Monthly Archives: November 2017

Word2Vec is nothing shy of brilliant.  It’s elegant, simple, and profoundly effective at translating very sparse textual data into a dense, semantically-sensible representation.  I’ve spoken its praises before[1], but it’s not without issues.  The two most compelling shortcomings of Word2Vec are, to me, the memory consumption of the model and the inability to recognize novel words.  Let’s discuss them in order and talk about solutions.

Word2Vec uses an enormous weight matrix of size (words) * (hidden variables) * sizeOf(float).  Google’s pre-trained Word2Vec model is 3.5 gigabytes and is built from the Google News corpus of approximately 100 billion words.  That seems like plenty, but when you consider the average native speaker knows 20-50 thousand words, then consider the number of prefixes, suffixes, tenses, participles, and Germanic-ultra-concatenations that can be made, is it unsurprising that there will be terms which are discarded as noise?  Not to mention the difficulties of named-entity extraction.  It would be great if we could find a place in the latent space for all those special names like Dick and Harry which preserved not only the concept that they were names but all the connotations that are associated with them.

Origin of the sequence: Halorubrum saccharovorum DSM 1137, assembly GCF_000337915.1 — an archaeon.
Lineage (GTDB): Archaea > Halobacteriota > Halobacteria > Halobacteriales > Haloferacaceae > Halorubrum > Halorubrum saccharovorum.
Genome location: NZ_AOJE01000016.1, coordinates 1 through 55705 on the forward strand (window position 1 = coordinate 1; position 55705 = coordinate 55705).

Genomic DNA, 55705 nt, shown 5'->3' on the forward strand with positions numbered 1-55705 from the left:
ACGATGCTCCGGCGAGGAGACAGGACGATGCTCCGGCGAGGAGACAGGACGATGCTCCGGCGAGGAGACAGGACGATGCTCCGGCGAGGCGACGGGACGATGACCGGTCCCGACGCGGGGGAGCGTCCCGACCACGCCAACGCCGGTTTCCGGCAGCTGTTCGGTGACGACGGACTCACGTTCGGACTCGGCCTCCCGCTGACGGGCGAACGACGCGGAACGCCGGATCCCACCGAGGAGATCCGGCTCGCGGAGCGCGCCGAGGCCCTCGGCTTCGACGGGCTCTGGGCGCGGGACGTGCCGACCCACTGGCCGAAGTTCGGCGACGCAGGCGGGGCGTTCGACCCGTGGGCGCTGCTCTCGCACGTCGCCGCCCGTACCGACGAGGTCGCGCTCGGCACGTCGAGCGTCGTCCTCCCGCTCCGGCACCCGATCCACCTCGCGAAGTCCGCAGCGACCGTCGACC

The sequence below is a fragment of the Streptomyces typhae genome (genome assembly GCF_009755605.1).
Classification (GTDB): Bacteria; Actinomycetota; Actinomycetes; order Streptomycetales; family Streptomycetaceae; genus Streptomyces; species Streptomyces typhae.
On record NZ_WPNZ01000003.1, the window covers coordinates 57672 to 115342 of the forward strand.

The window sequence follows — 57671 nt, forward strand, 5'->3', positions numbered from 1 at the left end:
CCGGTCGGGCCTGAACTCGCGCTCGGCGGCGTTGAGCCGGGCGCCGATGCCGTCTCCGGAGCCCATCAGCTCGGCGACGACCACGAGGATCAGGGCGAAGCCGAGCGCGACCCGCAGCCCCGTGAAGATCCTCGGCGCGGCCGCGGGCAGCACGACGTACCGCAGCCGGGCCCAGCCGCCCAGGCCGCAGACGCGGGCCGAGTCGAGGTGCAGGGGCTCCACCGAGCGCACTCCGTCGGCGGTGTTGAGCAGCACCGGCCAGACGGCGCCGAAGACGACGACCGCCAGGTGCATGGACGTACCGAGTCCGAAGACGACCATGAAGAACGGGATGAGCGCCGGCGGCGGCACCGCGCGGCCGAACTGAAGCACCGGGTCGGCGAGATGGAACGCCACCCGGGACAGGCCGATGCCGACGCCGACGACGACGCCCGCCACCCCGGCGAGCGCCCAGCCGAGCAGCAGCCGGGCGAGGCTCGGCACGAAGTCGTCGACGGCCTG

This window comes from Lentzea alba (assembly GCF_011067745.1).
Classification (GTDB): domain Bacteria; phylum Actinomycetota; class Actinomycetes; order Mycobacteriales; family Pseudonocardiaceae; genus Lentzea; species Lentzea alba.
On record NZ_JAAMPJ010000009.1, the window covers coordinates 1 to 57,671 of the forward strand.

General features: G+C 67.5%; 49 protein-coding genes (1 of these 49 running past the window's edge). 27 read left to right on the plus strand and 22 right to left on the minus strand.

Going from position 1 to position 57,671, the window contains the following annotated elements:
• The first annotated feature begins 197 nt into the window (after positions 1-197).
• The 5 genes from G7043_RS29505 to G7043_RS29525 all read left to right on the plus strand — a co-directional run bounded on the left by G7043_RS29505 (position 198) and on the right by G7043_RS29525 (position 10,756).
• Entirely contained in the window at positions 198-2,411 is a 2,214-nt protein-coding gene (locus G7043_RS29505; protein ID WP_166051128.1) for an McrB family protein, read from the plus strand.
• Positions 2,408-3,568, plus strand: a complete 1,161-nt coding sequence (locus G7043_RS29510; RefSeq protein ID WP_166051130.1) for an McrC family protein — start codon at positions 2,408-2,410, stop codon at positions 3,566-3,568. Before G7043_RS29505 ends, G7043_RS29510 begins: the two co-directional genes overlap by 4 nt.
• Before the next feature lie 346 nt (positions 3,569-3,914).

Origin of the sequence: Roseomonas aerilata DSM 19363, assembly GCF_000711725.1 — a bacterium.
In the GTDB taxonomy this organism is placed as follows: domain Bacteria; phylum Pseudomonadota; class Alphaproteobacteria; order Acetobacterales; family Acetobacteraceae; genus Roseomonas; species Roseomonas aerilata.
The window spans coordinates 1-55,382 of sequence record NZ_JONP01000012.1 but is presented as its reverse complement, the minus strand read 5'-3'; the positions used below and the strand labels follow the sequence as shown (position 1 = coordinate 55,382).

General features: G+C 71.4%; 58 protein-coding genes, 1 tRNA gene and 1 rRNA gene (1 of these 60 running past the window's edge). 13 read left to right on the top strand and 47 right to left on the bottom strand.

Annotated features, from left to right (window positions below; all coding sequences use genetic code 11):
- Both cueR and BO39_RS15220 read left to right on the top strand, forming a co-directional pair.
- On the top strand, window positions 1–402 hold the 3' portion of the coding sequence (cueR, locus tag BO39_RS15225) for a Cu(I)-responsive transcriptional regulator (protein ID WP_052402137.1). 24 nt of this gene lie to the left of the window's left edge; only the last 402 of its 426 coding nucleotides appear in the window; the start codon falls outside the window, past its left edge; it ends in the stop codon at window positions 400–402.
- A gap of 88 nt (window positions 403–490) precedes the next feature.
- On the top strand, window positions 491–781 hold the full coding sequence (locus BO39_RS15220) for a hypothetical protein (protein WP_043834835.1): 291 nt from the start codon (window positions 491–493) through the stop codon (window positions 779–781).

Relatedly (a word also not found in word2vec), the use of misspellings to deliberately illustrate a point is something Word2Vec is not well equipped to handle.  One can reduce the noise from very infrequently seen words by performing spelling correction, or one can preserve the typographical errors at the cost of another (conceptually unique) term.  It would be great to capture both the semantics and lexes of the language.

What are are our options?  Given that there’s no upper-bounds to the length of a word in the English language, and given that spacing and punctuation can be (and are) used arbitrarily at times, we are perhaps best off using a character-based recurrent neural network to capture a sentence.  The benefit is a memory-constrained, reasonably quick network which doesn’t require tokenization and can handle unique words.  The shortcoming here is training from this point requires a very sizable corpus and takes an extended time to train.  Not only that, the recurrent network’s output isn’t guaranteed to have a useful, continuous representation of the latent concept space.

We may also consider hybridizing Word2Vec and recurrent networks, passing each word through a recurrent network and using the output to predict an embedding.  This means we can adapt to deliberate misssspellings and writing flourishes while also obtaining a good latent representation.

I’m not sure which, if either, will come first.  Nonetheless, I’m hopeful that we’ll eventually come to pass around something not too dissimilar to the Inception model, but for natural language processing.